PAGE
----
The patent images reveal a hybrid powertrain, with a gasoline and electric engine, as well as a throttle with a boost button.
Latest Patent Images Reveal Kawasaki’s Hybrid Motorcycle Technology
Kawasaki is slowly and certainly working on different hybrid motorcycle concepts, as shown by a series of hybrid motorcycle patents filed by the company’s R&D department. Its latest hybrid powertrain design shown in patent images may well offer a boost from an electric motor to the conventional internal combustion engine. The patent images show the combination of a normal gasoline engine with a small electric motor to increase performance and economy while reducing emissions. So far there are no prototypes to see on this tech, nor official confirmation, but it does appear to be something Kawasaki is working on.
Read also: Kawasaki files patents for a hybrid motorcycle
Kawasaki patents reveal that the idea is to imagine a hybrid motorcycle with a gasoline engine and an electric motor, both linked to a conventional transmission by means of one-way clutches, allowing each engine to power the motorcycle independently. or together. Kawasaki’s latest patent shows a generic-looking bike, with a small electric motor, with a gasoline engine right in front, making it a powertrain assembly that isn’t much larger than that of a motorcycle. conventional.
Read also: Kawasaki Electric Motorcycle Patent Images Reveal
What’s interesting is the throttle design, which has a conventional twist grip but with two additional controls, a four-way switch cube, and a boost button. There is also a normal engine kill switch with what appears to be a “mode” switch to access additional functions. According to the Kawasaki patent, the boost button “is operated to issue a command to change the torque output characteristic to increase the output torque of the hybrid power source” and goes on to explain that it will give some seconds of extra power once it’s pressed.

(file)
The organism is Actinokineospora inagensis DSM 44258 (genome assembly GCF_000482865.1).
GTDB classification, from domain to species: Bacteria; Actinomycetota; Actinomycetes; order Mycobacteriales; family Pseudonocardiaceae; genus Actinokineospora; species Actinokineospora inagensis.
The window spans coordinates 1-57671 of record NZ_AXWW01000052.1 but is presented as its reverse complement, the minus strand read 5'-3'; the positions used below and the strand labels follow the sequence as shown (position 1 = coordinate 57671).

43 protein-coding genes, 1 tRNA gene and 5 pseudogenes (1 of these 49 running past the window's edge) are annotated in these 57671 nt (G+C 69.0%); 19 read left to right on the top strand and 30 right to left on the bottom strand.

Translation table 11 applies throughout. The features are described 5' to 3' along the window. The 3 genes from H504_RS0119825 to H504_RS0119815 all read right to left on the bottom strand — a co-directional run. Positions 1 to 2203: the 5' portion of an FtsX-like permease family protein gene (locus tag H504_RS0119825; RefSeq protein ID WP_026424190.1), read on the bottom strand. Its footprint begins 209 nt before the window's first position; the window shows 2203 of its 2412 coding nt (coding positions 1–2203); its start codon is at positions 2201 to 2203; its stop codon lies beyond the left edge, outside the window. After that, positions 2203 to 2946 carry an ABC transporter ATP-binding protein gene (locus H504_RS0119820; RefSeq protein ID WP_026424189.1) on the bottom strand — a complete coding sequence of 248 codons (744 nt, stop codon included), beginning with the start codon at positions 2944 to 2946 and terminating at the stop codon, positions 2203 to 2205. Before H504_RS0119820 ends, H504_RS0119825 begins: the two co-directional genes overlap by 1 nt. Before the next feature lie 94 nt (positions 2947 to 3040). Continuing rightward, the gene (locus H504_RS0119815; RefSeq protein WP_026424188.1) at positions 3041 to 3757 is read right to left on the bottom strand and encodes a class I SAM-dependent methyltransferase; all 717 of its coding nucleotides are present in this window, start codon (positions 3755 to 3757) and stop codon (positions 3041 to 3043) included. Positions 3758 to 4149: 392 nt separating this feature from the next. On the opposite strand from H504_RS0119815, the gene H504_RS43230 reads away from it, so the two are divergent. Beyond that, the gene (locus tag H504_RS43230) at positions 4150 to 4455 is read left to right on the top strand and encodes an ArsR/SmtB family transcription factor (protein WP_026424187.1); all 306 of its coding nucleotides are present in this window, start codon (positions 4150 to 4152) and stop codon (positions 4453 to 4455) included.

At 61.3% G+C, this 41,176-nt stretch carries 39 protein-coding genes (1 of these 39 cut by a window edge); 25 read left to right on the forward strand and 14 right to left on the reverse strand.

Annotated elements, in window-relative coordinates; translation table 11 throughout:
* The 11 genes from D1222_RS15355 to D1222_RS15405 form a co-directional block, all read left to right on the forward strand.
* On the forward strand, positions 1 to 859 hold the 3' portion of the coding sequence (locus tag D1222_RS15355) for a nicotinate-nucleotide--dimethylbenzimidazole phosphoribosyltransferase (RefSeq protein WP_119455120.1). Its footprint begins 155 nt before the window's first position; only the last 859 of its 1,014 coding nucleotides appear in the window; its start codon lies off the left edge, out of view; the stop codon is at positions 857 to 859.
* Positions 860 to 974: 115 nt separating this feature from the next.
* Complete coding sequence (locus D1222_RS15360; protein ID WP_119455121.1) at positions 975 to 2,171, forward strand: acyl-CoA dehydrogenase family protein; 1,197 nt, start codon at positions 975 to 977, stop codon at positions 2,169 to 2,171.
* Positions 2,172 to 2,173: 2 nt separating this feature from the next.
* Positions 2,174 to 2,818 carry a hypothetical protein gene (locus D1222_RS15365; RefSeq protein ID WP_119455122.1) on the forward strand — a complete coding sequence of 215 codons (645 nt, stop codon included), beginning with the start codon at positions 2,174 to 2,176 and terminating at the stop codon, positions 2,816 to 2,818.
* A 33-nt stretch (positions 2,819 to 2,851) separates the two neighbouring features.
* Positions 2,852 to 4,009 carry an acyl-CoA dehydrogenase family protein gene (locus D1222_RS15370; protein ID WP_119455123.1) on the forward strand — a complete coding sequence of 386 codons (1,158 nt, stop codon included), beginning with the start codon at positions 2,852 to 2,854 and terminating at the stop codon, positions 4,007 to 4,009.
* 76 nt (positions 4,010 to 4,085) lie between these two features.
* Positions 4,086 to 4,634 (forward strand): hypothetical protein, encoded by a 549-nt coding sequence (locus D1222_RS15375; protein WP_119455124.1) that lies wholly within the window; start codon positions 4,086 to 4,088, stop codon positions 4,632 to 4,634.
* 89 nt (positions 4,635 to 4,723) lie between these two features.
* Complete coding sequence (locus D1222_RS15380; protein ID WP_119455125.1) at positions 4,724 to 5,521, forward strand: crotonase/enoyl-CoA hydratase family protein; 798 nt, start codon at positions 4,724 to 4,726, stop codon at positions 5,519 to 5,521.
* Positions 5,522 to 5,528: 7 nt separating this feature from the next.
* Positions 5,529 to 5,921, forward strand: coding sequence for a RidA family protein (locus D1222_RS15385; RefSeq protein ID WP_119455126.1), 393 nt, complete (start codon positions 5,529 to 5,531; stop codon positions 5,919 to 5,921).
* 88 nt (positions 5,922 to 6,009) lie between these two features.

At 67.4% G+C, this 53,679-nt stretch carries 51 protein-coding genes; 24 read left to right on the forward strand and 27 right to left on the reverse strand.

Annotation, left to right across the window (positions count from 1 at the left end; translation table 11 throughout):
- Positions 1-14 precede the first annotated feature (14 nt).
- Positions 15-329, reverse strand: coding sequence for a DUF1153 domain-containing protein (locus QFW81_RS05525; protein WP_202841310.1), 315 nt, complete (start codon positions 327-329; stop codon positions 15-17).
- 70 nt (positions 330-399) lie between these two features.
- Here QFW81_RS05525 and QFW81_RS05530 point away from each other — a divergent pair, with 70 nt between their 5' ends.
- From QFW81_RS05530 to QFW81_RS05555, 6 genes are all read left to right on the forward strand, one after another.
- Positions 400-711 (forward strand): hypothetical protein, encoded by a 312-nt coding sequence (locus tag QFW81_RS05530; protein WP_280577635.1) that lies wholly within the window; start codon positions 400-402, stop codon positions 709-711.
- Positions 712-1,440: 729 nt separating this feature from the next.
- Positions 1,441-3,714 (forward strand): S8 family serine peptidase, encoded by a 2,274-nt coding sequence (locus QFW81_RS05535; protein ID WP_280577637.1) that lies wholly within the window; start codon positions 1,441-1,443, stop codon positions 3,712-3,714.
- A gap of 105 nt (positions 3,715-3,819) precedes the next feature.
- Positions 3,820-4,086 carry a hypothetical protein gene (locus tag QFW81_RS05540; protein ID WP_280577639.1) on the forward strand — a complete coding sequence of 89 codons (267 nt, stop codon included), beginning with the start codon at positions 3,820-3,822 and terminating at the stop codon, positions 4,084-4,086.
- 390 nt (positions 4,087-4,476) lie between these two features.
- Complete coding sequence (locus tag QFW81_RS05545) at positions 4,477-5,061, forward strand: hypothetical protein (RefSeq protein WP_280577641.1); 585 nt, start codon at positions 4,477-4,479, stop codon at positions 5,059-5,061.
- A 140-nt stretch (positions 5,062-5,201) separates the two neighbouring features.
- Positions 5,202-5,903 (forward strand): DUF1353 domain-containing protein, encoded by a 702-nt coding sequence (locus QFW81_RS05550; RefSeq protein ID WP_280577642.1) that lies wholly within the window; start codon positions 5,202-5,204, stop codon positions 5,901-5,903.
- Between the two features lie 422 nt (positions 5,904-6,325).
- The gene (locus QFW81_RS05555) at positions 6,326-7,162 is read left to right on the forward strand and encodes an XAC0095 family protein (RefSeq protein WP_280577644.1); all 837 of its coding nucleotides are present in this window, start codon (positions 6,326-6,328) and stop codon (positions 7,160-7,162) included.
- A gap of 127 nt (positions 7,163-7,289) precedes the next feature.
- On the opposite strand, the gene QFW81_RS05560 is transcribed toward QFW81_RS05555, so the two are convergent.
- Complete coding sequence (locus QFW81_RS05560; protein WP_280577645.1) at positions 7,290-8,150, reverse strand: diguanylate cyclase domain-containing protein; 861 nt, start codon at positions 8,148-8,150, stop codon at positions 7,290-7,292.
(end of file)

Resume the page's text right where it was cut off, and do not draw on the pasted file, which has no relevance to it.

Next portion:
Read also: Honda, Yamaha, Suzuki and Kawasaki team up for an electric project
According to the patent, the accelerator controls both the gasoline engine and the electric motor, with signals passing through a control unit that helps decide how much power is coming from each. Filing for patents does not always mean that there is a production model in the making. Over the past year, Kawasaki has filed a slew of patents around a hybrid motorcycle design, and all that suggests is that there is something brewing at Kawasaki R&D. While there is no word on a purely electric machine from Kawasaki, a hybrid model just might be what Kawasaki will be looking to develop in the near future, possibly even unveiling a working concept and prototype.